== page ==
North-east bakeries are celebrating after scooping a number of top prizes at a national baking competition – including the best buttery in the country.
Businesses across Aberdeen and Shire had a busy night at the Scottish Baker of the Year awards – winning gold, silver and bronze awards for both savoury and sweet goods.
Family-run J&I Smith Bakers of Huntly struck gold with its high brown bread, taking home both regional winner and national gold awards, along with national silver for its buttery.
J&I Smith Bakers, now being run by the third generation of the Smith family, was overjoyed by its success at the awards.
Commercial manager Richard Smith said: “We were so pleased to win gold for our brown bread, we have a contract with Moray schools so we are proud of our bread. It was a surprise to win national silver for our butteries, we supply them to the North-east and even up to the Highlands.”
Thain’s Bakery of Aberdeen also impressed with its festive mince pies, scooping the regional silver award, and also proved simple needn’t mean boring by winning regional bronze for its white bread.
Byron Bakery in Aberdeen won a special award for its rowie and can now lay claim to the title of “best buttery in Scotland”. It also succeeded in the sweet stakes by taking home regional gold for its caramel cup.
Fiona Rait, who owns Byron Bakery with her husband Alistair, was delighted with her win.
She said: “It’s amazing to win such a big award as a small, independent bakery, we’re over the moon.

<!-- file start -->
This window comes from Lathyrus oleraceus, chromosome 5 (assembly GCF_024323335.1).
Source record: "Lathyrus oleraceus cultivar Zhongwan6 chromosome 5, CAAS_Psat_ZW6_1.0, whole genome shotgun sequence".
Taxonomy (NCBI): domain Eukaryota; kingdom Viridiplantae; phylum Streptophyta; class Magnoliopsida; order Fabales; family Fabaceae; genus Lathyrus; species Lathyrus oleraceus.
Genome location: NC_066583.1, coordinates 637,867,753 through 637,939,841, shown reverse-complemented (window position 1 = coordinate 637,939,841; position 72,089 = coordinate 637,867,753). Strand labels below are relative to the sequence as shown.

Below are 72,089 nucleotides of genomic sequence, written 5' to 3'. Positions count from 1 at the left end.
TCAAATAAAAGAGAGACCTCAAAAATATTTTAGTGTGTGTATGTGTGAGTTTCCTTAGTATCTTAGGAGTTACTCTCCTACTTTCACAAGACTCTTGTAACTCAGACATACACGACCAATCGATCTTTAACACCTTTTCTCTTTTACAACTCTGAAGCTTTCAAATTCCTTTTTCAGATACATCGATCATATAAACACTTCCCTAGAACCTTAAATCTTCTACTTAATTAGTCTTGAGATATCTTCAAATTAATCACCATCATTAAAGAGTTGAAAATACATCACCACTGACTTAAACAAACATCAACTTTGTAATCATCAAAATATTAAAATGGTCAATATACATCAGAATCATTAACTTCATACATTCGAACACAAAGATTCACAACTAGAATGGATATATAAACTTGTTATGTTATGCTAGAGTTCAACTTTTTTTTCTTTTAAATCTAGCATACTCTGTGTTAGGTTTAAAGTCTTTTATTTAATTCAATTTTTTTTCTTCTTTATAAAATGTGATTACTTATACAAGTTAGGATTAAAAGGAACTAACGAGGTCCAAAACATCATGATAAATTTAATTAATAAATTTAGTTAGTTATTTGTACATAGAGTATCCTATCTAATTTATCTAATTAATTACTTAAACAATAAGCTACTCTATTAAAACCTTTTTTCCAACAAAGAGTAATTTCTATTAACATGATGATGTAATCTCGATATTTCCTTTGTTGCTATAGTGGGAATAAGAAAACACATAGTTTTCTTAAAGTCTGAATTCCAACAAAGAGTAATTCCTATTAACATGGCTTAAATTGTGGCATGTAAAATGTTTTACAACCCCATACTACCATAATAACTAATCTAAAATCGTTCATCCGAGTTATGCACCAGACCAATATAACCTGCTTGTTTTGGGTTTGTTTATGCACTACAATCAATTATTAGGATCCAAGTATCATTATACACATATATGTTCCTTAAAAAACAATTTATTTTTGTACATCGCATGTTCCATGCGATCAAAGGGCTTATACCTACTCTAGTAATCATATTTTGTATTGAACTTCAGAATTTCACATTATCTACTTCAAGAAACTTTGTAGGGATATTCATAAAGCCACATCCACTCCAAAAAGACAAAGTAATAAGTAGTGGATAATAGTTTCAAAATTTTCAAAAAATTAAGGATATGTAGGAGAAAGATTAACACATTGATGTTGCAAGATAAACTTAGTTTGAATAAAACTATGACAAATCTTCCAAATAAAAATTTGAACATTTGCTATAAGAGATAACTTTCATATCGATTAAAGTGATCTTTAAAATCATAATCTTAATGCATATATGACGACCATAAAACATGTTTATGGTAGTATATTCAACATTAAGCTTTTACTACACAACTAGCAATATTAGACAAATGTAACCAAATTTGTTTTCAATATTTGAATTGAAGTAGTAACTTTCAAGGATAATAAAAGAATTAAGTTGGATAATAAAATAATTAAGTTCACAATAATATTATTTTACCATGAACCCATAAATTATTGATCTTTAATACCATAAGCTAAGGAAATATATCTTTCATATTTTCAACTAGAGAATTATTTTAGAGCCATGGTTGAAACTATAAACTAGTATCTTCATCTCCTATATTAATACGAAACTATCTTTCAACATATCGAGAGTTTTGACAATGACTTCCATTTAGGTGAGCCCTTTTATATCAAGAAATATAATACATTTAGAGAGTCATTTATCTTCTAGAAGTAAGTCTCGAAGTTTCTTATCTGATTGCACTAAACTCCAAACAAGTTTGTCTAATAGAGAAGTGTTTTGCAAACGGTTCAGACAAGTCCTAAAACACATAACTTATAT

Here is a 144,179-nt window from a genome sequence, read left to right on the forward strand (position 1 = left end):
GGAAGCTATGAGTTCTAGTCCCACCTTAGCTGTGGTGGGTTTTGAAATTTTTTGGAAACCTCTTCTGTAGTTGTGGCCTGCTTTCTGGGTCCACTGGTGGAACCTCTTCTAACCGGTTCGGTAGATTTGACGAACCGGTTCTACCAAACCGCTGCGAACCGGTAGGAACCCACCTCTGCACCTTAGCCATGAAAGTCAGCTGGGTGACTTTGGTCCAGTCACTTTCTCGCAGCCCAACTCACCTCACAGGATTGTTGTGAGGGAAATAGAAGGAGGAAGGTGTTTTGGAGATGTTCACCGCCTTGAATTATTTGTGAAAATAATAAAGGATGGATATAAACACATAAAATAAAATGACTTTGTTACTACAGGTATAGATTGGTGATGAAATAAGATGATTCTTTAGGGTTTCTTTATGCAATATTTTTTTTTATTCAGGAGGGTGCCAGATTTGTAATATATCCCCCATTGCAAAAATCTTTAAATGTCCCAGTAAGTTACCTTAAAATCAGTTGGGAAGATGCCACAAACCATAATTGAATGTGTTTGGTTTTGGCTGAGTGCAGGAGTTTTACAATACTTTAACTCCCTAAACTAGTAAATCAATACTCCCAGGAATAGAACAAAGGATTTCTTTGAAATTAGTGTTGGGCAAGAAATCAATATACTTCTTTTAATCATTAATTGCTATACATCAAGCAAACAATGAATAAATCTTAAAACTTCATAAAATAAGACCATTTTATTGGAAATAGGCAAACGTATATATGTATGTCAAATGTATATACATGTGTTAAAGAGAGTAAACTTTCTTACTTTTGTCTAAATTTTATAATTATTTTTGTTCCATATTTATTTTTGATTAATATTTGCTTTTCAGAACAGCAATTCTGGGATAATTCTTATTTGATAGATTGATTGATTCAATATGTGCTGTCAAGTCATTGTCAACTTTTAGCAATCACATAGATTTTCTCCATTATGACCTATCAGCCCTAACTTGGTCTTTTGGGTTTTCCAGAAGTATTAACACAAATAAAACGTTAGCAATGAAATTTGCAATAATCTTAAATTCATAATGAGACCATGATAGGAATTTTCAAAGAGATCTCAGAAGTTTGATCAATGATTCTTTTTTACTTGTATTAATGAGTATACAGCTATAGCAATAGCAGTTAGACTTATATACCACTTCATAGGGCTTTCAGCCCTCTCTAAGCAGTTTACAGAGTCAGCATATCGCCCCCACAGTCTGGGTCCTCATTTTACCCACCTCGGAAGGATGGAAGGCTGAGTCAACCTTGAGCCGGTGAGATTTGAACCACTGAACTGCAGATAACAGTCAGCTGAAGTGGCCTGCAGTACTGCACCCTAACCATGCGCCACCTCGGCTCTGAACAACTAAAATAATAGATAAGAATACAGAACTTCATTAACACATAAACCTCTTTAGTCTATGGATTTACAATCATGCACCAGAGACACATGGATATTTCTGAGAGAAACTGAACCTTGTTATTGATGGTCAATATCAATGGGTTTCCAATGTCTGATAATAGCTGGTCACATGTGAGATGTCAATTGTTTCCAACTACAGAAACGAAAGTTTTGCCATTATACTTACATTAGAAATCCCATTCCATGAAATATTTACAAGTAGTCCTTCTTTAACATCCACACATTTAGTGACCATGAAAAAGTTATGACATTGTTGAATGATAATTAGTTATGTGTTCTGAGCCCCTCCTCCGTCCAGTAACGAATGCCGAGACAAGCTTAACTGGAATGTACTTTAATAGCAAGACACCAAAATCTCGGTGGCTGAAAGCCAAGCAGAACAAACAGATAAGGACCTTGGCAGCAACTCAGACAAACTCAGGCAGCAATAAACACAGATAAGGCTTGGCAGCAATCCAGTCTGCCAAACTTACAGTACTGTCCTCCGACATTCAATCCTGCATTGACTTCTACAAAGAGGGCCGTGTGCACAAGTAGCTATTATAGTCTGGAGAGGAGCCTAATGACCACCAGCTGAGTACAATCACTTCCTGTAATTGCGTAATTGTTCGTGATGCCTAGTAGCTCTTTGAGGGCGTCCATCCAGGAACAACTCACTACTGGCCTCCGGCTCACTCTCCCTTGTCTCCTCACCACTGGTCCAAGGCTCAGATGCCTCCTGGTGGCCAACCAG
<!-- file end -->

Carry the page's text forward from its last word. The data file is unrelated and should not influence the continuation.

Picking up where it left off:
“We give all our thanks to our lovely staff and our fantastic team.”
JG Ross of Inverurie won a national gold award for its mince pie, a regional bronze for its GI bread, a regional bronze for its French fancy and a national silver for its buttery.
Dianne Smith, sales and marketing manager for the company, said: “We had more than 2,000 votes in our stores alone – we’re lucky to have the support from our customers.
“Though it’s been difficult in Aberdeen lately, people still need to eat, though we have changed the way we do business lately, acclimatising to the fact people like their food to-go now.
“People still like things like French fancies, it’s traditional and comes with a bit of nostalgia.”Sinclairs of Rhynie took home a regional silver award for its date scone.
“We are extremely pleased to be recognised as one of Scotland’s best bakers,” said Alan Duffus of the bakery.
“We take our business very seriously and use traditional methods and craftsmen’s skills to deliver quality every time. But we could not have come this far in the competition without the votes of all of our customers.”
Scottish Bakers, the association that supports and promotes the interests of Scottish bakers across the country, hosted the event with ITV’s Britain’s Best Bakery judge Mich Turner MBE handing out the prizes.
Chief executive of Scottish Bakers Alan Clarke said: “Now in its sixth year, the competition celebrates our love of a tasty treat from our local baker and aims to crown just one hard-working bakery Scottish Baker of the Year. With thousands upon thousands of pies, scones, loaves, savoury items, morning rolls, individual cakes and biscuits sold in Scotland every day, our bakers work hard to keep us all going.”
More than 11,000 customers from across Scotland voted for their favourite bakery products and, in April, more than 115 bakers produced 850 of the most popular products to be scrutinised by the panel of judges, which included artisan baker Robert Ross.
Alan added: “With products from Stranraer to Shetland, we now have a ringing endorsement for our industry.”